It seems Brazil are (somewhat) catching up to football professionalism with the introduction of SAFs, i.e., public limited football clubs/companies, with a few early cases of success (e.g., Cruzeiro) and some not-so-successful ones (e.g., Botafogo). While there already were some SAFs in Brazilian football over the last 20+ years, none were as big as the two aforementioned clubs which were purchased by Ronaldo (yes, that one) and American businessman John Textor, respectively.
With such a path opening up, Todd Boehly and co. were quick to the chase of Santos, one of Brazil’s most iconic clubs as they were the ones to reveal talents to the world such as Pelé and Neymar. However their approach was dismissed, according to a report from the London Evening Standard.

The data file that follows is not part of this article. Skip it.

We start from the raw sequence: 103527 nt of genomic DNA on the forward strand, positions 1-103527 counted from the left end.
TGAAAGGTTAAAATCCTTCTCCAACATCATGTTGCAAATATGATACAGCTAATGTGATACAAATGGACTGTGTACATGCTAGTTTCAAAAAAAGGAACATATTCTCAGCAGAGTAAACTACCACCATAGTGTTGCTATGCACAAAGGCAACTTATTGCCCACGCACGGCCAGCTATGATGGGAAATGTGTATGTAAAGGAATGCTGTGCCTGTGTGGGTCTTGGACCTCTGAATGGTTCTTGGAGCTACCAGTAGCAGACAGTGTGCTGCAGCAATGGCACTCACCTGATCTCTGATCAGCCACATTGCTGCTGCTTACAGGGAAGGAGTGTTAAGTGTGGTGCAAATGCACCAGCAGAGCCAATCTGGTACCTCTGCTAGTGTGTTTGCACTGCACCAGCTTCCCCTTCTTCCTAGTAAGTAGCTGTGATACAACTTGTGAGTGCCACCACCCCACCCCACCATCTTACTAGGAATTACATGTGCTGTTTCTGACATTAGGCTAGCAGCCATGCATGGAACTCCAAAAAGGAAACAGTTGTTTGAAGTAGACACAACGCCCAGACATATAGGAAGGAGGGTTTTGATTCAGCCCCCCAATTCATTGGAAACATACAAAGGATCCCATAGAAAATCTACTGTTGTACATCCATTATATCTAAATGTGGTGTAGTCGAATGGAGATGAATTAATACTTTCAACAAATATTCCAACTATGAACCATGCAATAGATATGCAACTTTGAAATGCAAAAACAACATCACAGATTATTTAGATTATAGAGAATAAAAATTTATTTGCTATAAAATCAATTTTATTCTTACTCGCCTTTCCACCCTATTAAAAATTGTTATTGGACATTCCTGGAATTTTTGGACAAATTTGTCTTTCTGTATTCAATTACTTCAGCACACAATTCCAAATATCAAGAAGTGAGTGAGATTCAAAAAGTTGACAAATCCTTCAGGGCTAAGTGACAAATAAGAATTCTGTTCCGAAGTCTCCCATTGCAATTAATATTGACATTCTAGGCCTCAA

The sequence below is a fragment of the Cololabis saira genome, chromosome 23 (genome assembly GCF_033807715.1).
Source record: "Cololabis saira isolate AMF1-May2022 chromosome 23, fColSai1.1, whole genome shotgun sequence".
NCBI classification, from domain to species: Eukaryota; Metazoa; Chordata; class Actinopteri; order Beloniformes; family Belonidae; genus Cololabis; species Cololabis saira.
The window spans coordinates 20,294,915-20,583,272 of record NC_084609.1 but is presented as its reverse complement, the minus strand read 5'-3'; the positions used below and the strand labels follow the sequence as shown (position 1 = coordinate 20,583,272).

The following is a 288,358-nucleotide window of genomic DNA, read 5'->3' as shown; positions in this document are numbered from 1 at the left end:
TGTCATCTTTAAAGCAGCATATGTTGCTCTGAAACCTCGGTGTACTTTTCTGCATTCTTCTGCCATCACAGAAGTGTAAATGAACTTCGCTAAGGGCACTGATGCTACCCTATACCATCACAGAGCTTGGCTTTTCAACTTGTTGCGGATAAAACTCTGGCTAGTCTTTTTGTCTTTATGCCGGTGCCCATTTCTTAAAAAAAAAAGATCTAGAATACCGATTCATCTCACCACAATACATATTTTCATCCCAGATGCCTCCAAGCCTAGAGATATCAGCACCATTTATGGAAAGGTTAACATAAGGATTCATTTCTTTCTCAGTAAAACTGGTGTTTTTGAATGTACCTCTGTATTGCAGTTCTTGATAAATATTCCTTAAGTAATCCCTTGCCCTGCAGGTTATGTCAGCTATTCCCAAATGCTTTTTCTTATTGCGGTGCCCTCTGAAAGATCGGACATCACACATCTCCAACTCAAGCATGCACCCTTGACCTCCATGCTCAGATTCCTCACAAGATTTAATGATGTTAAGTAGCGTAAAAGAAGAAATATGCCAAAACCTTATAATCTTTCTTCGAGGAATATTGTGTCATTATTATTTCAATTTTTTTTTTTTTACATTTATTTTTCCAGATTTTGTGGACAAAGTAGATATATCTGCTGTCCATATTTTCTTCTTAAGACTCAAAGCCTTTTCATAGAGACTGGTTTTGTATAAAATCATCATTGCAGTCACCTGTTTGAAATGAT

While Brazil is under muddy waters with the combination of political and economic struggles sending the country into a desperate socioeconomic downward spiral since 2014, this does not mean every football club in the country is in a frail financial state to become easy private equity targets. Therefore Boehly-Clearlake will have to adjust their expectations just a little bit, targetting smaller clubs instead to begin building a Manchester City-esque footballing conglomerate.